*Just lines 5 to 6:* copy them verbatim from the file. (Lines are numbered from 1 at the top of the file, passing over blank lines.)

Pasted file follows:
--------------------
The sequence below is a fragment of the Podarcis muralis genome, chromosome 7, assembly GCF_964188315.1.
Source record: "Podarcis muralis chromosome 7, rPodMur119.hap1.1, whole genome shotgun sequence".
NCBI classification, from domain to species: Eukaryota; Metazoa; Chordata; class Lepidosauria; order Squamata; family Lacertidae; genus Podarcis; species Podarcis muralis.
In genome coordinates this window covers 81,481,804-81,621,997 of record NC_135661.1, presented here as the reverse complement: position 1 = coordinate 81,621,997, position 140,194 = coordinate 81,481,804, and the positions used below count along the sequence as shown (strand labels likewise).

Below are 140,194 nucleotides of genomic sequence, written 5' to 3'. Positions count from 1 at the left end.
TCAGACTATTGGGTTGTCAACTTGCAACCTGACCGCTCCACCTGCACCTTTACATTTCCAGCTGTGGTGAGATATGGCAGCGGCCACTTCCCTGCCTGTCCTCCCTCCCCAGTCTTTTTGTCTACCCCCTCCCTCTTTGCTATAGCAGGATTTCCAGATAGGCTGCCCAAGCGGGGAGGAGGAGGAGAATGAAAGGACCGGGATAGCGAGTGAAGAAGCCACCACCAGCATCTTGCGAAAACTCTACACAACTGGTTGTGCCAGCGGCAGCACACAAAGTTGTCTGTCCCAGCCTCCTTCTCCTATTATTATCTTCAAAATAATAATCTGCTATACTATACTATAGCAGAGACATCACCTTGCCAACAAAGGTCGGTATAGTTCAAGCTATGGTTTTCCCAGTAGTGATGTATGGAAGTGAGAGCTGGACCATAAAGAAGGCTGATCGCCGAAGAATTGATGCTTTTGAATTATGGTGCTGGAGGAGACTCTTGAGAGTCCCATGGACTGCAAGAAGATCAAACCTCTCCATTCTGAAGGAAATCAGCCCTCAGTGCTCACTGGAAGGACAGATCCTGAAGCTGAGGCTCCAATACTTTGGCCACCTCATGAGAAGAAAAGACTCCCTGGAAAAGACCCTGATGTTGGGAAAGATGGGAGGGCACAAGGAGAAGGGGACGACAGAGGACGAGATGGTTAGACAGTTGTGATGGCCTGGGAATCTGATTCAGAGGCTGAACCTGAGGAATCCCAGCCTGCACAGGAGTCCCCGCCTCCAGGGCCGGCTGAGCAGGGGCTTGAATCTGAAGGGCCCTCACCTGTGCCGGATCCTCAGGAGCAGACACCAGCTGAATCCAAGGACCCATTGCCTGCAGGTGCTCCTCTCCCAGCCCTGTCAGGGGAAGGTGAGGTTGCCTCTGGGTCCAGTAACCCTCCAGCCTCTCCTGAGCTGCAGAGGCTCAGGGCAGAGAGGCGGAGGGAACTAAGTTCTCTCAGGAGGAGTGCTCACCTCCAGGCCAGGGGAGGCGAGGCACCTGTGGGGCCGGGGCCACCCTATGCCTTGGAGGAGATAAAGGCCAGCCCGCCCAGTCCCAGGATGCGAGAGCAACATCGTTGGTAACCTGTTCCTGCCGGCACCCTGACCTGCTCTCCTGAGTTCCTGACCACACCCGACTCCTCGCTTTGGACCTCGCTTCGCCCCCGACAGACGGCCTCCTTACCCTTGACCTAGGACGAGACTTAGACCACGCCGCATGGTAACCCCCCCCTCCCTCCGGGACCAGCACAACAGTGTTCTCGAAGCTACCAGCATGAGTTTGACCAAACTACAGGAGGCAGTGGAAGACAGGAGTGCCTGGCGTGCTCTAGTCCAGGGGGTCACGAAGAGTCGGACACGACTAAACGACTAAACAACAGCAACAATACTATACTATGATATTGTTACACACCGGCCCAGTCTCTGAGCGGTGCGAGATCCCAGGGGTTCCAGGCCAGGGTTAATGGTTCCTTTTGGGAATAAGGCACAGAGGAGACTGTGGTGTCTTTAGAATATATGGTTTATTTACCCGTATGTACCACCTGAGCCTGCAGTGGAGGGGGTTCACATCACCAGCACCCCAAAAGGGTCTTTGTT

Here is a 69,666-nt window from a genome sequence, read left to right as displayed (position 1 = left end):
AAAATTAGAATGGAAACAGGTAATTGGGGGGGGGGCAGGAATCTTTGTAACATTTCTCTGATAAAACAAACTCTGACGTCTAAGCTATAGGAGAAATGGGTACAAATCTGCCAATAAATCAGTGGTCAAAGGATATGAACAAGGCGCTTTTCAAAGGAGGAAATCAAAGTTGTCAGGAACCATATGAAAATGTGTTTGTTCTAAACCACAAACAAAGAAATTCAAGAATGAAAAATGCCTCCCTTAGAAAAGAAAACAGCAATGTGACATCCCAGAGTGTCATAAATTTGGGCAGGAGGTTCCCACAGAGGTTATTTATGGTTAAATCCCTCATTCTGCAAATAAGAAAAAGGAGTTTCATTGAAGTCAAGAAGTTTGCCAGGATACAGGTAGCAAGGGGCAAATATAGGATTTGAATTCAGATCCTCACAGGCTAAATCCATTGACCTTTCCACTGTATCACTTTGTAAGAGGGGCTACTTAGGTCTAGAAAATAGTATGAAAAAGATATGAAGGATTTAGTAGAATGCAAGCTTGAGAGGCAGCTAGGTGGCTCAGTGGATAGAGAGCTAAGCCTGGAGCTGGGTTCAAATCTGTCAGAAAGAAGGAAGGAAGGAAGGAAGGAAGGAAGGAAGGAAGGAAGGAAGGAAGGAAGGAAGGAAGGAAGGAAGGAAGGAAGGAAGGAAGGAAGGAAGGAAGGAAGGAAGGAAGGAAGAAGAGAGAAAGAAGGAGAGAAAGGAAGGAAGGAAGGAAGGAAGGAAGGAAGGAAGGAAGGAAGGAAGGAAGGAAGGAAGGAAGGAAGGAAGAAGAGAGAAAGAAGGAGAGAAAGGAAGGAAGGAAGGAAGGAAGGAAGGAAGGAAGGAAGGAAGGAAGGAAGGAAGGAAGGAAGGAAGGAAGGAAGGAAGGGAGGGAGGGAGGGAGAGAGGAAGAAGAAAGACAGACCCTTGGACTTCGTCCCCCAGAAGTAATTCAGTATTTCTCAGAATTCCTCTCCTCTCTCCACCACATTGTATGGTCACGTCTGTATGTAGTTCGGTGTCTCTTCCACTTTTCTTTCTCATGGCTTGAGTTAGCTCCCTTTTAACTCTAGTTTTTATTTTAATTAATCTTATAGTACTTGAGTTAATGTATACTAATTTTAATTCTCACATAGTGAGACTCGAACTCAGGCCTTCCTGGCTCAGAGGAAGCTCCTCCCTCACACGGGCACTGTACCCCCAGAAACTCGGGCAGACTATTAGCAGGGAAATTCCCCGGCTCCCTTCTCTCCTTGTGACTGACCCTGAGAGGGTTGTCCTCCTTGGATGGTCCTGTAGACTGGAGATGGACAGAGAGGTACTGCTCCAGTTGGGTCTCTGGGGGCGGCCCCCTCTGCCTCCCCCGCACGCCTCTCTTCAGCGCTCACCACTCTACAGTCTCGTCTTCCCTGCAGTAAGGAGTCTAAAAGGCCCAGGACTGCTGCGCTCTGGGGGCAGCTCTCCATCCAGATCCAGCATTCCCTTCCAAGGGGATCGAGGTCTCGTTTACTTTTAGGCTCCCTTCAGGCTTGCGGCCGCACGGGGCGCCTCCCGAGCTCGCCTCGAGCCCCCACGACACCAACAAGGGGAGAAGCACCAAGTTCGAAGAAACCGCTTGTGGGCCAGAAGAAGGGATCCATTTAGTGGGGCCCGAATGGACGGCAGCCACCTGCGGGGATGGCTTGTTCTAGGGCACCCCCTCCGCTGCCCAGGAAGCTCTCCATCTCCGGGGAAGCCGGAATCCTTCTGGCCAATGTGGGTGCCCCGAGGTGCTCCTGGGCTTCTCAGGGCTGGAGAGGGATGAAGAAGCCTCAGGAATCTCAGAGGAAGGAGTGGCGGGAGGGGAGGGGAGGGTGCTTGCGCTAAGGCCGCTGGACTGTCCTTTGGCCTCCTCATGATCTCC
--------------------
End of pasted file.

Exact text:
Below are 140,194 nucleotides of genomic sequence, written 5' to 3'. Positions count from 1 at the left end.
TCAGACTATTGGGTTGTCAACTTGCAACCTGACCGCTCCACCTGCACCTTTACATTTCCAGCTGTGGTGAGATATGGCAGCGGCCACTTCCCTGCCTGTCCTCCCTCCCCAGTCTTTTTGTCTACCCCCTCCCTCTTTGCTATAGCAGGATTTCCAGATAGGCTGCCCAAGCGGGGAGGAGGAGGAGAATGAAAGGACCGGGATAGCGAGTGAAGAAGCCACCACCAGCATCTTGCGAAAACTCTACACAACTGGTTGTGCCAGCGGCAGCACACAAAGTTGTCTGTCCCAGCCTCCTTCTCCTATTATTATCTTCAAAATAATAATCTGCTATACTATACTATAGCAGAGACATCACCTTGCCAACAAAGGTCGGTATAGTTCAAGCTATGGTTTTCCCAGTAGTGATGTATGGAAGTGAGAGCTGGACCATAAAGAAGGCTGATCGCCGAAGAATTGATGCTTTTGAATTATGGTGCTGGAGGAGACTCTTGAGAGTCCCATGGACTGCAAGAAGATCAAACCTCTCCATTCTGAAGGAAATCAGCCCTCAGTGCTCACTGGAAGGACAGATCCTGAAGCTGAGGCTCCAATACTTTGGCCACCTCATGAGAAGAAAAGACTCCCTGGAAAAGACCCTGATGTTGGGAAAGATGGGAGGGCACAAGGAGAAGGGGACGACAGAGGACGAGATGGTTAGACAGTTGTGATGGCCTGGGAATCTGATTCAGAGGCTGAACCTGAGGAATCCCAGCCTGCACAGGAGTCCCCGCCTCCAGGGCCGGCTGAGCAGGGGCTTGAATCTGAAGGGCCCTCACCTGTGCCGGATCCTCAGGAGCAGACACCAGCTGAATCCAAGGACCCATTGCCTGCAGGTGCTCCTCTCCCAGCCCTGTCAGGGGAAGGTGAGGTTGCCTCTGGGTCCAGTAACCCTCCAGCCTCTCCTGAGCTGCAGAGGCTCAGGGCAGAGAGGCGGAGGGAACTAAGTTCTCTCAGGAGGAGTGCTCACCTCCAGGCCAGGGGAGGCGAGGCACCTGTGGGGCCGGGGCCACCCTATGCCTTGGAGGAGATAAAGGCCAGCCCGCCCAGTCCCAGGATGCGAGAGCAACATCGTTGGTAACCTGTTCCTGCCGGCACCCTGACCTGCTCTCCTGAGTTCCTGACCACACCCGACTCCTCGCTTTGGACCTCGCTTCGCCCCCGACAGACGGCCTCCTTACCCTTGACCTAGGACGAGACTTAGACCACGCCGCATGGTAACCCCCCCCTCCCTCCGGGACCAGCACAACAGTGTTCTCGAAGCTACCAGCATGAGTTTGACCAAACTACAGGAGGCAGTGGAAGACAGGAGTGCCTGGCGTGCTCTAGTCCAGGGGGTCACGAAGAGTCGGACACGACTAAACGACTAAACAACAGCAACAATACTATACTATGATATTGTTACACACCGGCCCAGTCTCTGAGCGGTGCGAGATCCCAGGGGTTCCAGGCCAGGGTTAATGGTTCCTTTTGGGAATAAGGCACAGAGGAGACTGTGGTGTCTTTAGAATATATGGTTTATTTACCCGTATGTACCACCTGAGCCTGCAGTGGAGGGGGTTCACATCACCAGCACCCCAAAAGGGTCTTTGTT